In disruptive economic times, Stephen Tarrant, Eton Bridge Partners Interim Management Partner within the CFO & Finance Practice, highlights the benefits of taking a flexible view to workforce planning.
It wasn’t too long ago that interims were viewed a ‘necessary evil’. Now, and for the better, businesses accept them as valuable additions, with professional skillsets to meet specific needs. They are, for want of a better phrase, simply part of the normal temporary-permanent mix we see in organisations today.
With the advent of the “gig economy”, I believe businesses and line managers should develop their thinking once again. We live in times where the life span of a permanent employee can be measured in months rather than years, and certainly in years rather than decades, with most people changing roles once every one to three years. If a role is needed longer than this, the likelihood is that it will eventually be automated. We’re at a point where agility and the ability to adapt is a skillset in itself, and it’s my belief that not only does this fundamentally suit interims, but by implication, businesses should now radically re-think the ‘acceptable’ interim-to-permanent ratio.
It is my view is that at the center of every organisation, there should be a strong core of permanent staff. Individuals who embody the long-term culture of a business, and in return are developed and invested in. Around this core should sit a flexible workforce, hired for their specialist skill set. These well-paid individuals (due to lack of job security, employee benefits and employment rights), who deliver specific short-term project needs, fulfil a temporary skills shortage during a period of change and develop the technology and processes, allow the core to efficiently perform further. Depending on the industry, this ‘core’ is likely to be significantly smaller than the flexible support and technology that sits around it.
Many will no-doubt argue that this raises several issues – for instance, whether organisations ought to be utilising people who parachute in and then out again, rather than building up their own organisational capability. You could argue it impacts Learning & Development (L&D) and internal succession planning if there is a smaller, permanent cohort to train up to inherit roles. You may also question the culture a business really wants to create; if the business is made up of more of interims than permanent employees.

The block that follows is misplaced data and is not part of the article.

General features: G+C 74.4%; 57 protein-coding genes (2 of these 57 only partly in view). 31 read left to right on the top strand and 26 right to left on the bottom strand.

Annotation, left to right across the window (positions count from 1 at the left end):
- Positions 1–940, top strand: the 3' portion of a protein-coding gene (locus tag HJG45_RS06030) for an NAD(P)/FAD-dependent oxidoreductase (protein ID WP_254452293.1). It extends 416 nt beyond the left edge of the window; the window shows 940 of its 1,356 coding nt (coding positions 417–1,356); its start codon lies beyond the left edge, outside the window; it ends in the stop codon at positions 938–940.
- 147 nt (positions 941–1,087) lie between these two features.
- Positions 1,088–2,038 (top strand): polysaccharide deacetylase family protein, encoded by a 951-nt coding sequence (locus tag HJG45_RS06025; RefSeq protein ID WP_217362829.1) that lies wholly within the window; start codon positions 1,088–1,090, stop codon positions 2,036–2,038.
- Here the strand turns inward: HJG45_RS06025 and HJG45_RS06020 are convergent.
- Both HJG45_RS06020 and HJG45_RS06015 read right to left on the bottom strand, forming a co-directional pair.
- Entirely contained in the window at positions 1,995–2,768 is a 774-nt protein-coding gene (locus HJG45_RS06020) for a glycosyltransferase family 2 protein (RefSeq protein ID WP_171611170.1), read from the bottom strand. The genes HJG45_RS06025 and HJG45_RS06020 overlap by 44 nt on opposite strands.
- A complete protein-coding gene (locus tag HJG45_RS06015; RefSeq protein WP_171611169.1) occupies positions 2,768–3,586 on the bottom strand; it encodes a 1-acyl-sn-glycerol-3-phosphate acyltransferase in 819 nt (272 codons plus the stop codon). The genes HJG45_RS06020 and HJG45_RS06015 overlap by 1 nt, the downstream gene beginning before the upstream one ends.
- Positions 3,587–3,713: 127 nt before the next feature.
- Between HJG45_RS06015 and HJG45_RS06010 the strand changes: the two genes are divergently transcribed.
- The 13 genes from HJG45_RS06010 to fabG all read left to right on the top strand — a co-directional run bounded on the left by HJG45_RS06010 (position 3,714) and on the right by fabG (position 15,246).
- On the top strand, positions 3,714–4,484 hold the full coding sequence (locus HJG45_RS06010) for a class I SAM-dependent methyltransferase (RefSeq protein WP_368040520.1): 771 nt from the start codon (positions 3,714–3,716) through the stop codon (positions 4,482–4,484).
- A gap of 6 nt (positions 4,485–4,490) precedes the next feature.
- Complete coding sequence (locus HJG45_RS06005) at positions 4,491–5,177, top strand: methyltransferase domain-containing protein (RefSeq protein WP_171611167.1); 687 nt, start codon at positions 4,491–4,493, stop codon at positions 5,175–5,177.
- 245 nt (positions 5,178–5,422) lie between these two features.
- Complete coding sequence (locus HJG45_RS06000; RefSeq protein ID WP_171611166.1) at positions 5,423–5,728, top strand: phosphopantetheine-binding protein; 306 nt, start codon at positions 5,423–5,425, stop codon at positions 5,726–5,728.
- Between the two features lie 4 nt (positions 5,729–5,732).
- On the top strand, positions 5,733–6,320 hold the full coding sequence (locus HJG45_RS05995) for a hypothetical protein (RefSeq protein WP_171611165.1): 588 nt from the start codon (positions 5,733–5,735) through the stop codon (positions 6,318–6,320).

These are conversations we need to have, but I don’t believe that higher numbers of interims is a bad thing. Indeed, the careers and development of permanent staff should be even better with fewer permanent staff – because organisations will have more time and resources to invest in them. There should also be less redundancies, less legacy issues, and fewer businesses struggling to adapt to changing times.
For some, I accept the notion of a small core of permanent employees is a radical departure from the norm – even in today’s world, most businesses are primarily comprised of permanent staff, albeit transient ones, and it’s a reality I believe more organisations should look at. It’s my view that the percentage of interim-to-permanent will rise dramatically in the 2020s and I think the day when a CEO will ask “why do we have so few interims?” is not far off.
So, rather than looking at interims as a temporary necessity, start viewing them as a long-term strategic plan. Look at the type and quality of the work they do, and how they allow permanent employees to thrive.
This would, I think, significantly enhance the value businesses derive from their interim resources.
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